While big pension funds have infrastructure in place that allows them to invest in private real estate directly, small- and medium-sized pension funds have a much harder time accessing this asset class. Jason Roque, chief executive officer and founder of Equiton, is on a mission to make it easier for plans of all sizes to benefit from the potential risk-adjusted return, diversification and capital preservation benefits of private real estate.

Why is it important to you to expand investors’ access to private real estate?

Canadian defined benefit plans generally fare well from a solvency ratio perspective, but they’re becoming increasingly aware of macro risk introduced through global political turmoil, the looming fear of recession, inflation reaching levels not seen in decades and a general uptick in market volatility. Private real estate can be a viable tool to help combat these negative market forces. It can deliver higher risk-adjusted returns with measurably lower volatility than most traditional asset classes. It offers downside protection—for example, MSCI’s Private Canadian Multi-Residential Index recorded positive returns throughout the financial crisis in 2008, COVID crash in 2020 and inflation-driven crash of 2022. It also diversifies portfolios more effectively than public real estate investment trusts, which are highly correlated to the market. Furthermore, private real estate is an effective inflation hedge, which is very relevant in today’s environment. And it can generate a growing and predictable income stream, plus capital appreciation that’s disconnected from typical external forces that affect traditional markets.

Equiton’s AUM more than tripled from December 2019 to December 2021 and is still growing. What’s driving that growth?

Both institutional and retail investors are becoming more sophisticated and that’s increasing demand for alternative assets like private real estate. In particular, investors have observed the resilience, stability and risk-offsetting properties of multi-residential real estate. Meanwhile, throughout the pandemic—a period of great uncertainty— Equiton remained disciplined and focused on our core business. We also remained active, acquiring multiple properties in 2020 and 2021. The investment community recognized this and has now entrusted us with close to $1 billion in AUM.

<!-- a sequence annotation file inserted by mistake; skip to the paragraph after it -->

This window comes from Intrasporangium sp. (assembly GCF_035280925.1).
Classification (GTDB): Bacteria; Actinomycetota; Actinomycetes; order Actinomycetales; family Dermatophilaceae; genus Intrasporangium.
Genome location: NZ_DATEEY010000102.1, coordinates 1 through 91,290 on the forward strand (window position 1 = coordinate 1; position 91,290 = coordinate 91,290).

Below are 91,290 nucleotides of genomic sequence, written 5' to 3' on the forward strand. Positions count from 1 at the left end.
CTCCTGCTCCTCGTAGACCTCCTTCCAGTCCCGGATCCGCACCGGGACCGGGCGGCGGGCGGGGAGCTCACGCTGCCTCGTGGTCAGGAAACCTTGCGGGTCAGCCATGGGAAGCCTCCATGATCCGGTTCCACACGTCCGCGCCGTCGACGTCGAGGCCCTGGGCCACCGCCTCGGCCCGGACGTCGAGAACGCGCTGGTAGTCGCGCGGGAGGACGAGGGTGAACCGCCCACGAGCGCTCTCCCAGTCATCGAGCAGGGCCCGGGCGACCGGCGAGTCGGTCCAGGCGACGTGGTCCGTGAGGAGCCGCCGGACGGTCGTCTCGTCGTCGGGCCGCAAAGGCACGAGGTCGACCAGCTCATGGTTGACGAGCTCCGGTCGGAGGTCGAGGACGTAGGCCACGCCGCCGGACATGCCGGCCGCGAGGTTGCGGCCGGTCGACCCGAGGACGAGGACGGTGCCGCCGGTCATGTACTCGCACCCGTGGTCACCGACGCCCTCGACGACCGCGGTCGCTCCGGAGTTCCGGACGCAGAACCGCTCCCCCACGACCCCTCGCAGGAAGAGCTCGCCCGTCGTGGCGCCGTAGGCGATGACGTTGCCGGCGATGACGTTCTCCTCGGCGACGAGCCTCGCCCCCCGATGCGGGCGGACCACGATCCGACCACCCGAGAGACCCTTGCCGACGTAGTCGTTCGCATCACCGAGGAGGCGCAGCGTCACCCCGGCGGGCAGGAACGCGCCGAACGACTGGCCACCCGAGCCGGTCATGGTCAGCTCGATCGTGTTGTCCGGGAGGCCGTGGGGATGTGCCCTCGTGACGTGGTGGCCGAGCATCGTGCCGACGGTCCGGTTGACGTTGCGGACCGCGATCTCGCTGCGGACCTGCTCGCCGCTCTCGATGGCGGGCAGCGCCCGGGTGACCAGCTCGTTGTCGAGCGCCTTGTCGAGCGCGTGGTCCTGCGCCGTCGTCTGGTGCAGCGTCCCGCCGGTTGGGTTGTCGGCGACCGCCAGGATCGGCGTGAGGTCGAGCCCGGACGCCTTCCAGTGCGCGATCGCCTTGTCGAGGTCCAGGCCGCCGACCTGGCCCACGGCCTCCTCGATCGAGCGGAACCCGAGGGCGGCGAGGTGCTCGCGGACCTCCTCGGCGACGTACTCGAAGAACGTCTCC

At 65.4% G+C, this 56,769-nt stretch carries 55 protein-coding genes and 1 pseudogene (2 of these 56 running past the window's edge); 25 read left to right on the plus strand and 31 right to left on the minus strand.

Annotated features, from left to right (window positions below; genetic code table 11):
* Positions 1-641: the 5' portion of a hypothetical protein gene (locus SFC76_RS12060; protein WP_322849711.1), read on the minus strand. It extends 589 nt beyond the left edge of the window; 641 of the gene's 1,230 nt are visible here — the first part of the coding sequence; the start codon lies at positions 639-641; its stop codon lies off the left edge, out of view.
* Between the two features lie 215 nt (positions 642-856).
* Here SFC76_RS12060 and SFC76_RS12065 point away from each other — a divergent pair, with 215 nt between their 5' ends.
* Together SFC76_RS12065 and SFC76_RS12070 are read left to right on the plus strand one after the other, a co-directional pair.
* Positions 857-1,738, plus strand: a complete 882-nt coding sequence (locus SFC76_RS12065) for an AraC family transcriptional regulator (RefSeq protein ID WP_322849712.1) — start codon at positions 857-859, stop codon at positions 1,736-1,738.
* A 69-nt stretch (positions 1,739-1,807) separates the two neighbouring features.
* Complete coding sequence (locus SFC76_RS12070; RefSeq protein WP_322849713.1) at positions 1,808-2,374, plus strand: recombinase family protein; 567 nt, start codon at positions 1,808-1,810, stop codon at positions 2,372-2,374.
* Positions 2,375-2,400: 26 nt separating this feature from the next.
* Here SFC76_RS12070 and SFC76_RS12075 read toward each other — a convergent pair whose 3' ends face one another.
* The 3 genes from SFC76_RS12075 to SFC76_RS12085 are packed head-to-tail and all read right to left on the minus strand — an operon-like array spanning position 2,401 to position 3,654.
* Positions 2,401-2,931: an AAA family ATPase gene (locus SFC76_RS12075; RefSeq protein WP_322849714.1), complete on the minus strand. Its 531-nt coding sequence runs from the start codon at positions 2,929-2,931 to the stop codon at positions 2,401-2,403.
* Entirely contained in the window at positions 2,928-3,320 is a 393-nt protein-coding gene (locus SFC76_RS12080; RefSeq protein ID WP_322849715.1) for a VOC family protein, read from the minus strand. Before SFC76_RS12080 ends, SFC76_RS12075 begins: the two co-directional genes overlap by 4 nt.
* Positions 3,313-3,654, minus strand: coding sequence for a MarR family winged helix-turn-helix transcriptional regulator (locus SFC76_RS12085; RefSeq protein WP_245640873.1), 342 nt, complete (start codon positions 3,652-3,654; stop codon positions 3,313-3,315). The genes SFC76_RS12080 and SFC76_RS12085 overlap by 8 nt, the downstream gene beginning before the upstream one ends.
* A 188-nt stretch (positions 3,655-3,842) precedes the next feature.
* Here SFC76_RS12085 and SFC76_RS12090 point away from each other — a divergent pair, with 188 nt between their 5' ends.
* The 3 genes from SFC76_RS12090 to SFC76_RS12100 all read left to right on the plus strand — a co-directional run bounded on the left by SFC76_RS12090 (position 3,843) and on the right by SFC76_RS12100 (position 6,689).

Private real estate can be a viable tool to help combat these negative market forces. It can deliver higher risk-adjusted returns with measurably lower volatility than most traditional asset classes.

How is ESG embedded into Equiton’s corporate culture and investment decisions?

ESG is part of our corporate philosophy; and our approach to responsible investing is built on the principles of risk management and value creation. We’ve always made it a priority to integrate relevant and material sustainability considerations into our decision-making process throughout an asset’s life cycle. Over the last couple of years, we’ve formalized our approach to ESG integration, including engaging an external ESG consultant to help us develop a three-year ESG roadmap. We became a Principles for Responsible Investment (PRI) signatory in 2020 and we’re pursuing other industry certifications, too. For us, ESG is a journey, not a destination.

What is your vision for Equiton in the institutional investing space?

Our mission is to be a premier asset provider, making private real estate accessible to the small- and medium-sized segments of the Canadian institutional marketplace. We feel those pension funds are underserviced. We want to fix that by being a partner from the alternative space that makes it easy to invest in high-quality private real estate. We’re entrepreneurial and nimble, so we can react quickly to capitalize on opportunities and focus on what we understand and do best. For us, that means we’re broad, deep and specialized in real estate, with a team that has decades of experience in the essential areas of acquisitions, development and property management.